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How do I customize/limit content for multiple customers on a static S3 site?

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How do I customize/limit what a web user (customer - not administrator!) sees on my static S3 site? I have searched high and low for which approach to take. I've successfully limited access with CloudFront & Lambda but that approach only allows one user/password for all restricted content. I would like my customers to log on individually (lowest level) and have content filtered for each customer. I do not want my customers to see other customers or other customer's content. I have tried following "Signed cookie-based authentication with Amazon CloudFront and AWS Lambda@Edge: Part 1 & 2" but boy did that leave a gaping hole between the two documents (i.e. where do you point the login form???)! I think I am looking for: Individual customer sign on / password (cognito?) Filtering/limiting content (by prefix?) determined by cookie or token or ??? Please just point me in a direction?

3 Answers
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Accepted Answer

Hi sschlegelmilch - Thank you for adding additional details!

Here is how I would set this up.

  1. Implement Cognito on the static app. Full disclosure, I have never done this, but the goal is to get a JWT generated when a user logs in. Per the Cognito documentation that I linked above, it looks like the JWT is generated by default on a successful login so I hope that this step is not too difficult.
  2. When the user successfully logs in, set the JWT generated above as a cookie.
  3. In CloudFront, create a new cache behavior for /pricing (I am making this up, but some path that should be protected). In this behavior you will want to use this CloudFront function to handle checking the JWT and verifying if the request should be allowed/denied. This Lambda might require a few small modifications to check the JWT token in a cookie value, as I think it checks for a JWT in a query string by defaul, but it isn't too difficult. If you get stuck let me know.
  4. Change the default error behavior in the CloudFront function above to issue a redirect back to the Cognito login page.

So now a user will access your site, and can browse around just fine. When they go to the Cognito login and successfully login they will get a JWT cookie. When they go to the protected path (/pricing) they will hit the Lambda that checks their JWT token. If the cookie exists and the JWT token is valid then the request is allowed through and the user can see the protected content. If the JWT token is missing, or is invalid then the user will be redirected back to the Cognito login page.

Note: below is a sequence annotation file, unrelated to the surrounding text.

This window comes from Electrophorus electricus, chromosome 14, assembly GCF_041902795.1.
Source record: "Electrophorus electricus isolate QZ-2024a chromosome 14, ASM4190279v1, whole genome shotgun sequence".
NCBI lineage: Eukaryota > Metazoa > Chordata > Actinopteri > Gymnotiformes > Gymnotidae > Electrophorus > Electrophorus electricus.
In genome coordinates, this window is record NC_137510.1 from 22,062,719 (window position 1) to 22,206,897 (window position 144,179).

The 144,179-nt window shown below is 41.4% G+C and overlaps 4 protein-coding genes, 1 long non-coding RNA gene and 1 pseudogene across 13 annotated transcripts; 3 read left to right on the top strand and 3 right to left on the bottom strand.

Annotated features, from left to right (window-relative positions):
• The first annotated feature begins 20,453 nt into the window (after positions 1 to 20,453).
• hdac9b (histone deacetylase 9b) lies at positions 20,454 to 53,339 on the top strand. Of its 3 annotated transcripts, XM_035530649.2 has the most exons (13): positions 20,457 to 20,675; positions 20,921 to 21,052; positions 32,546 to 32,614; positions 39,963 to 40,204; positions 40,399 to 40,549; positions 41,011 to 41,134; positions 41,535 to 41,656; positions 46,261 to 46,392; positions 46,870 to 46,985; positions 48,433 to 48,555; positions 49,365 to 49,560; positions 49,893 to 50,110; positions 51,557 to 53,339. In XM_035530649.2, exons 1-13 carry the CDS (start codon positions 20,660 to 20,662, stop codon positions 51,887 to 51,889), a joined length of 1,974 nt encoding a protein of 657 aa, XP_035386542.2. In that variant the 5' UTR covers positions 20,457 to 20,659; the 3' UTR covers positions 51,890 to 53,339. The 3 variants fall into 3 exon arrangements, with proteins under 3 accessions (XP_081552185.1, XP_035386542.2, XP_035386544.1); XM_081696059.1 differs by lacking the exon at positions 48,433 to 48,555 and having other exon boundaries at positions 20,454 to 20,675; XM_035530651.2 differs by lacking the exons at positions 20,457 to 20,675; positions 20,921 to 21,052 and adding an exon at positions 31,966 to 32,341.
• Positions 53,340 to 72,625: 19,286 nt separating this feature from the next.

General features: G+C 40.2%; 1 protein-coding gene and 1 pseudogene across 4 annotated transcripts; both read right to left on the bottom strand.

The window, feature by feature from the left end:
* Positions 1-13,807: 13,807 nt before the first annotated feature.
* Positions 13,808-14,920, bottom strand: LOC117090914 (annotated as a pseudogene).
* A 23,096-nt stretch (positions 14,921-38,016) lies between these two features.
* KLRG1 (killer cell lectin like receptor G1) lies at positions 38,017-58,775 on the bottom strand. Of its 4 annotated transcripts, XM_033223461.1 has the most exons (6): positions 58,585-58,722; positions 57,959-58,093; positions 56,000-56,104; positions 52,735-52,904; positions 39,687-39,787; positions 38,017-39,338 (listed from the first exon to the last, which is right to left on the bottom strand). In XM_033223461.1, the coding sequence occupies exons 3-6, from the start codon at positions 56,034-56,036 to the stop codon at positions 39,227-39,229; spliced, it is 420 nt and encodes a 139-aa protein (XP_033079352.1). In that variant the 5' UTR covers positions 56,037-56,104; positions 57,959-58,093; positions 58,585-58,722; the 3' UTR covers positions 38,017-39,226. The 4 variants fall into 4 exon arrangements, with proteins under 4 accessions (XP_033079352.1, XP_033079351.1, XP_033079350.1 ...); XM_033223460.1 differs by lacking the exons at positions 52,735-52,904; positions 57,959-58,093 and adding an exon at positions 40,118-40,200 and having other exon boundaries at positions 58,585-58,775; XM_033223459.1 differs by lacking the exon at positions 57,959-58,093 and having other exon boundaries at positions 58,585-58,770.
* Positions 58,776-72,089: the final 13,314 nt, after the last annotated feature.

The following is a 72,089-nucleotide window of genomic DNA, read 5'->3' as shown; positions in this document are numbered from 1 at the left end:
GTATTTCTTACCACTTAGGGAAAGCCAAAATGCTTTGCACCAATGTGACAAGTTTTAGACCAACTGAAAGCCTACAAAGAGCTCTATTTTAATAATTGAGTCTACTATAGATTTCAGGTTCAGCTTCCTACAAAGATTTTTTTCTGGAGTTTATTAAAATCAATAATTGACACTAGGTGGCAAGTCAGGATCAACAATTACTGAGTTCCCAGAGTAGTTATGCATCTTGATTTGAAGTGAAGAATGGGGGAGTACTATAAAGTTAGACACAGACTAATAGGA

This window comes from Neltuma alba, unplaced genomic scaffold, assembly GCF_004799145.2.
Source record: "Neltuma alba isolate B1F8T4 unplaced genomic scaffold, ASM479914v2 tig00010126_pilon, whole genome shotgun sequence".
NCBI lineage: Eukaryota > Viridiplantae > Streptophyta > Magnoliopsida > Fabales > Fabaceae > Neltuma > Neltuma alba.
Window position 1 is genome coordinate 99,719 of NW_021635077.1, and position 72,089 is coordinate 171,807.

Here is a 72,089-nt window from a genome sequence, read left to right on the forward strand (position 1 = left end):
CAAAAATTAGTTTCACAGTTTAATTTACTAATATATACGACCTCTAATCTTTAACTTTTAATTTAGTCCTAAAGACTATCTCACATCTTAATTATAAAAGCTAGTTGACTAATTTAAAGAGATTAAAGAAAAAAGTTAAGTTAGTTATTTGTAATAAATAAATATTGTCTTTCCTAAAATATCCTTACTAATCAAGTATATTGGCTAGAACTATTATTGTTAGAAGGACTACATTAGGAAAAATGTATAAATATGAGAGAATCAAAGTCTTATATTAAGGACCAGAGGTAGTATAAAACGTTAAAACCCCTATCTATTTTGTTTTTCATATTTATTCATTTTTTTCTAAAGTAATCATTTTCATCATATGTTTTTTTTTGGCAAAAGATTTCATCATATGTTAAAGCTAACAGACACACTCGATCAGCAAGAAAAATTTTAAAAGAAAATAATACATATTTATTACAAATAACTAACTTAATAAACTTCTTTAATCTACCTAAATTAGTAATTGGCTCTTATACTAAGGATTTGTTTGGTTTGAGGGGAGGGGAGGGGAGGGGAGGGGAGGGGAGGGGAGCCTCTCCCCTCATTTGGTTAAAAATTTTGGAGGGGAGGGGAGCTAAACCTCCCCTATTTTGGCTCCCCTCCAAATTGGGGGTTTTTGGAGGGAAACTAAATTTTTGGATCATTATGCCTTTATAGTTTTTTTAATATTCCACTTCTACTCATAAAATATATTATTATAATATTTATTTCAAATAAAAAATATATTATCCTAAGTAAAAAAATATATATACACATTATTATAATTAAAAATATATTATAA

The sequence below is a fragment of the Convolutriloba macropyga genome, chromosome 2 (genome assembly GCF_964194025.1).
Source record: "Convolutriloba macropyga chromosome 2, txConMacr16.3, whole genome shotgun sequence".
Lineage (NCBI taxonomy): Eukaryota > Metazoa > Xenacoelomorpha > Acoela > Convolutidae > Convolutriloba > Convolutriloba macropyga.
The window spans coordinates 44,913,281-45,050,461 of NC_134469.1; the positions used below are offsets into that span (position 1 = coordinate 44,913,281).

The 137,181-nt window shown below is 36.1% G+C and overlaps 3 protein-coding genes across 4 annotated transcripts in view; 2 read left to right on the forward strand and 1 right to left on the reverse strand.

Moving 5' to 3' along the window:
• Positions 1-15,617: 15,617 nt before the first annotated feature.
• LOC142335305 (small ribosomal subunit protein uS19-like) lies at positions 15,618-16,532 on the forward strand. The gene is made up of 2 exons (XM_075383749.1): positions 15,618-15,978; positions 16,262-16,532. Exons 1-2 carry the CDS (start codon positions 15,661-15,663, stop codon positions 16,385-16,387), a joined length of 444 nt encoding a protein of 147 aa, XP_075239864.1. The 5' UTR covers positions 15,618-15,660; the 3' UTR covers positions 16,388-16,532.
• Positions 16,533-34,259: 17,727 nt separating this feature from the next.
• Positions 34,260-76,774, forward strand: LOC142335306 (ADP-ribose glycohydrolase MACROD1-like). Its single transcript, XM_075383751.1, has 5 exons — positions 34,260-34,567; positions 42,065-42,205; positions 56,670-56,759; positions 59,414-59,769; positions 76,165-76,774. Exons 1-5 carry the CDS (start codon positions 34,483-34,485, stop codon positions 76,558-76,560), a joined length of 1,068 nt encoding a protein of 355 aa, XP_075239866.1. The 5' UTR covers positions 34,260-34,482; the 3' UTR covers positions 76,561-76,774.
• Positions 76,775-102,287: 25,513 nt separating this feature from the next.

Again, I haven't set this up myself personally, but I believe this should work.

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answered 3 months ago
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Hi @sschlegelmilch,

Without knowing the specifics, I will make some assumptions. Please feel free to reply and add additional details if you think it will help.

I am going to assume that your static site that is running on S3...

  1. Does not have user authentication built-in, and you are trying to find a way to add it.
  2. Has a specific URI that is unique to each user, and you want to make sure user A gets their unique content, user B gets their content, etc. For example, a page named /myaccount

Starting with #1, you can add authentication to your site using AWS Cognito. Take a look at the integration code snippets half-way down the Cognito page found here. For a deeper dive, check out the Cognito documentation here. Once a user is logged in, you can route that user within your web application accordingly.

At this point, I am assuming you have authentication setup correctly, and you are able to route individual users within your web application. However, if you add in any caching (like CloudFront for instance) then you risk serving cached content to the wrong user. For example, user A hits /myaccount and the page is cached. User B attempts to access /myaccount and they get user A's cached version of the page. To resolve this, you need to make sure that you are creating a unique cache key for each version of the page (user A's page, user B's page, unauthenticated users, etc). To accomplish this you need to know how your application identifies authenticated users. In the case of Cognito, this is done using a JWT passed in the query string. So using that example, you would go into your CloudFront cache policy, and add the appropriate query parameter to the cache policy. This will now include the specified query parameter in the cache key, so each user will have their own unique copy in cache.